In deciding to write this, I was fully conscious of the risk I ran. I knew many would query the professionalism of calling an election about one month ahead. Others would just say: “Ha. What do you expect”. Even those who do not know me would say, “no wonder, we knew all along where he was headed”.
It really does not matter what anyone thinks or says. It is clear to me that the Ekiti election is too important to be ignored at this stage. I must point out that I am not even pretending to have the crystal ball here. Not in this piece. What I am doing here is explaining why no other person deserves to take up the task of serving as governor of the state.
Dr. Kayode Fayemi who has been in the saddle for four years deserves to continue because he has fulfilled his pledges to the people. Over and beyond the nuts and bolts, bread and butter, he promised to restore value and virtue to the state and its governance. This he has done and it is acknowledged by all wise and wonderful Ekiti people. He fought hard to retrieve his stolen mandate. For more than three years, he moved from one court room to another to prove his contention that he was the rightful winner of the people’s mandate. At last, he triumphed and was installed October 2010.
But, like the gentleman that he is, he was quick to put the struggle behind him by concentrating on the task at hand. Witch-hunt did not appeal to him. And, that succeeded in calming frayed nerves and putting an end to the orgy of violence that had seized the state and become the norm. At a point, it appeared more an illusion to imagine an Ekiti where violence was not the essence of governance. But, a focused Fayemi rolled up his sleeves and achieved what had been considered impossible.
Second, there is no Ekiti town or community yet to feel the impact of governance. Ekiti money has been spent on the people. The elderly have not been abandoned and left to the vagary of hunger. They are fed and made to feel like the human beings that they are. Roads have been extended to every town and community and the people now contribute to budget making. This is a development that all lovers of democracy in this country should not ignore. All other governments should be taught that there can be no rulers without the ruled.
Anyone who was in Ekiti before 2007 and by 2010 and has been away since would find it difficult to locate the old landmarks today. All thanks to the urban renewal programme of the Fayemi administration. What about the legacy projects- the Civic Centre, Pavilion, the ultra-modern Government House and the Funmi Olayinka Cancer Centre? It is simply unbelievable that Ekiti, with the paltry income available for recurrent and capital expenditure, could put up such structures in such a record time. Ekiti money has really worked for the people.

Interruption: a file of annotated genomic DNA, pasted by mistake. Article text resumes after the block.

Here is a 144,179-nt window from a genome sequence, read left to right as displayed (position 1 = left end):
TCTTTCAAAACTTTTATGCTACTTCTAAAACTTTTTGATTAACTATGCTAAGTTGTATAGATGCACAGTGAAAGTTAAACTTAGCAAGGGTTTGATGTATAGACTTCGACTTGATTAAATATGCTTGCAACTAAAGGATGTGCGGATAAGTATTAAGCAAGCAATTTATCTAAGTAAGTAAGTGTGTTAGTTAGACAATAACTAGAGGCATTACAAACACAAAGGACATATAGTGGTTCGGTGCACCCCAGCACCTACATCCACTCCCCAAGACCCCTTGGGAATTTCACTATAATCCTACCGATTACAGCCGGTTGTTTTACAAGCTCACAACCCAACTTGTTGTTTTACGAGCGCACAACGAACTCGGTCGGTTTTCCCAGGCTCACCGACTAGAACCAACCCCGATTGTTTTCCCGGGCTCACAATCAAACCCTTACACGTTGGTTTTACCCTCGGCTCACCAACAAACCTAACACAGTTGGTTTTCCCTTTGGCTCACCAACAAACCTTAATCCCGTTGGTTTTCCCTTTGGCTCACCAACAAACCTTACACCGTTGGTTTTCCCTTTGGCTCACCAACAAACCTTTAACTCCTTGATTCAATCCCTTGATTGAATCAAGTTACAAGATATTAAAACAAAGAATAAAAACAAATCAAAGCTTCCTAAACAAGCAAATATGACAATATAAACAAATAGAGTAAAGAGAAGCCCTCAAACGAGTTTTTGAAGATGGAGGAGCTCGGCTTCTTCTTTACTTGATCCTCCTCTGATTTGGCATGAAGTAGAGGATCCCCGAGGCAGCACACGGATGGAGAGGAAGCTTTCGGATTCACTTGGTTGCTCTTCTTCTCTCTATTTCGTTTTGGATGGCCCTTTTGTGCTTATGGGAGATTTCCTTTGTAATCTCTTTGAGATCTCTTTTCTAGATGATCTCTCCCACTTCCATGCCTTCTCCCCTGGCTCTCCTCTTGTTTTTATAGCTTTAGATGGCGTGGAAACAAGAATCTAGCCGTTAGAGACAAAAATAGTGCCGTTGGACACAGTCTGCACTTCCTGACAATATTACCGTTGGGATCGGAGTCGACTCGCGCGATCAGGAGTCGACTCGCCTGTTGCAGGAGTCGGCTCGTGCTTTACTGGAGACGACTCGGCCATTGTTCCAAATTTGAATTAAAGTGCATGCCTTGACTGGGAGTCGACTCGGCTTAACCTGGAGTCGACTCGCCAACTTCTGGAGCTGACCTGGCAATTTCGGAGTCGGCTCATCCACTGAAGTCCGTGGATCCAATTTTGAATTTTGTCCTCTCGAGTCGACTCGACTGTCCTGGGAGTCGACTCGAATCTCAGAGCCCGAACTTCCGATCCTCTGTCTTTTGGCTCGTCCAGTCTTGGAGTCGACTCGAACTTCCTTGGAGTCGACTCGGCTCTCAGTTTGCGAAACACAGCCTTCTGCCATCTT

What about the schools? What about hospitals? Then, the economy. With Fayemi, the Ekiti economy is not stupid, neither is it dumb. The future is looking brighter than the past. Tourism is being positioned to generate enough to fund the Ekiti Project. Agriculture is being accorded the pride of place, and investors are being wooed into a state where a decent man rules, and decent institutions and processes are being put in place.
Unlike many observers and commentators, I have taken time to visit the renovated schools. The results could not be denied by anyone. At first misunderstood by teachers when he chose to reform the system, they have since seen Fayemi’s sincerity and keyed into the vision. He is now regarded as the messiah long awaited. That is what selfless leadership does.
Another four years of Dr. Fayemi in office will do Ekiti a world of good. It would enable the man of history fully transform the state. He has promised to industrialise ekiti and supply potable water to all the people. He said it in 2007 and 2010 and did it. Now, he has said it again. He deserves our confidence.
Were I registered a voter in Ekiti State, there would be no prize guessing who would get my single vote. Fayemi has earned it. The people would not only do well to resoundingly return him to office on June 21; they should do all in their power to frustrate those who may be planning to steal the votes. Those who once mismanaged the economy, elevated state violence to an ideology and have little to offer by ways of ideas and character have no business plying their trade in a state like Ekiti. They should be permanently cashiered and allowed enough time to answer to EFCC charges.
This is my vote, the only one that I am entitled to and I leave no one wondering what I think of the candidates. For me, it is Fayemi all the way.
By Bolade Omonijo
This article was first published in The Nation on May 18, 2014.
Last modified: May 18, 2014